Some might say that two-stroke dirt bikes are dead and buried, but KTM says “Not Yet!” to that and offers a great model to back up their affirmation – the 2009 KTM 250 SX. This bike is keen on providing the demanding two-stroke crowd with loads of torque, defining a unique powerband as well as sound and smell, all contributing to the unmistakable riding experience.
Because we’re talking about old technology here, there isn’t much to improve, but definitely everything to enjoy. The two-stroke engine is the one providing all the satisfaction and in this case we’re talking about a liquid-cooled 249 cc, single-cylinder unit featuring TVC power valve. The Keihin PWK 36 S AG carburetor needs to do double the work than in the case of four-stroke engines as two-strokes provide a bang each time the piston reaches its highest traveling point so that’s basically a bulletproof unit right there. Two-stroke engines are usually kick started and this one makes no exception. The rider would have to go through the choke pulling and lever actuating routine without forgetting to open the throttle a little bit in order to ensure quick starts each and every time. All this adds a certain something to the bike’s unique character and at it being carried on as a new model year.
2009 KTM 250 SX
While the engine isn’t the latest thing in the domain, the chassis is. In fact, we’re looking at a 2009 SX-F chassis on which another engine was mounted for greater rider excitement. The frame is the same double-cradle-type 25CrMo4 one while the subframe and Renthal handlebars are made out of aluminum. Definitely the best of it are the suspensions – 48 mm WP USD fork capable of 11.81 inches of wheel travel and WP PDS shock absorber offering 13.19 inches of wheel travel. Working with 21-inch front and 19-inch rear Excel wheels, this contributes at making the bike a sweet corner carver and good at jumping too.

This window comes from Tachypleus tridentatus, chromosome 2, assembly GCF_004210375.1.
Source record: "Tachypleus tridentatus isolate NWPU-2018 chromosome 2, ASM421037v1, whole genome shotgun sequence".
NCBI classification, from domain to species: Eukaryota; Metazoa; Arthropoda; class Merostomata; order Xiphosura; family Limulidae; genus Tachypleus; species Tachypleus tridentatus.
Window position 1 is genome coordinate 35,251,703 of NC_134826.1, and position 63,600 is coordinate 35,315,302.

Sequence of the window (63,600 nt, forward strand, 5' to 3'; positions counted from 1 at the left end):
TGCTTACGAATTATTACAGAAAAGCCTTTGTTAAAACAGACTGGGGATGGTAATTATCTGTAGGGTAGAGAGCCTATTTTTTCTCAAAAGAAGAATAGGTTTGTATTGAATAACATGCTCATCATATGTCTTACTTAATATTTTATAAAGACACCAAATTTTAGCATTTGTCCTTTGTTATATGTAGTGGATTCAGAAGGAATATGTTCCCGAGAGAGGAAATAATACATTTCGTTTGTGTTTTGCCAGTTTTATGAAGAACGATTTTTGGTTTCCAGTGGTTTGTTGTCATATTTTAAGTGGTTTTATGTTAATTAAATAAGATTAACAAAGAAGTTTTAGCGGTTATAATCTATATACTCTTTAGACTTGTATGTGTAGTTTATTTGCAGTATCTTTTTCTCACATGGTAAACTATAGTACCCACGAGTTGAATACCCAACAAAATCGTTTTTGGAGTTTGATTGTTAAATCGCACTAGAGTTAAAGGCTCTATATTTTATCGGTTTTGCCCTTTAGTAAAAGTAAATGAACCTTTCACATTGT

KTM does place it in their Off-Road Competition lineup, but this is a veritable motocrosser fitted with five-speed transmission and being very light (only 208 lbs. with no fuel), but still robust and very reliable. The 15.16 inches of ground clearance are more than plenty to work with and this has also much to do with the 38.78 inches high seat, which is this bike’s biggest disadvantage.
Two-stroke dirt bikes are a rare breed nowadays, but, like KTM, Husqvarna still has a decent market to sell these things on so they carry on producing their two-stroke model range where you’ll also find the WR 250. This bike is very similar to the Austrian one, but features a headlight and it is called an enduro. That’s just not fair!
Among the Japanese crowd, Yamaha is the only manufacturer still making two-strokes and the YZ250 is the corresponsive model in this case. Now this is a motocrosser in all of its aspects so follow the previous link to find out more about it.
2009 KTM 250 SX
KTM offers no Six Days version for the quarter-liter SX, just their base 2009 color scheme on the aggressive bodywork with no features shared with any of its off-road siblings. To begin with, the fenders are mounted high above the Excel wheels, which feature black paint. Being orange, the fenders contrast nicely with the large-diameter dirt spreaders positioned 58.07 inches apart one from the other. While we’re talking about dirt, it’s worth mentioning the black mudguards and that’s pretty much it. Hand guards are available only as an option.
Unlike Husky, KTM mounts a number plate instead of a small headlight in order to enhance the aggressive note of this bike. But it’s not all in the looks. The seat is narrow and the gas tank positioned well down into the frame. Underneath the tank, the two-stroke torque and power supplier is distinguished due to the decently sized exhaust pipe, a characteristic of the respective engine type.
It’s hard not to notice the Renthal handlebars, petal-style discs and long swingarm, but the side plates give that final touch which makes the bike easily recognizable from a first glance.
Although offering better performance than any of the 250 cc four-strokes out there, the 2009 KTM 250 SX starts at $6,598, which is under the pricing range of that motorcycle category.
With the 2009 quarter-liter SX, KTM shows how things can be pushed even further in the case of two-strokes not necessarily with engine performance, but by making use of a modern chassis that is light, refined and makes the bike flick able and allows the rider to get the best out of it both on and off the track.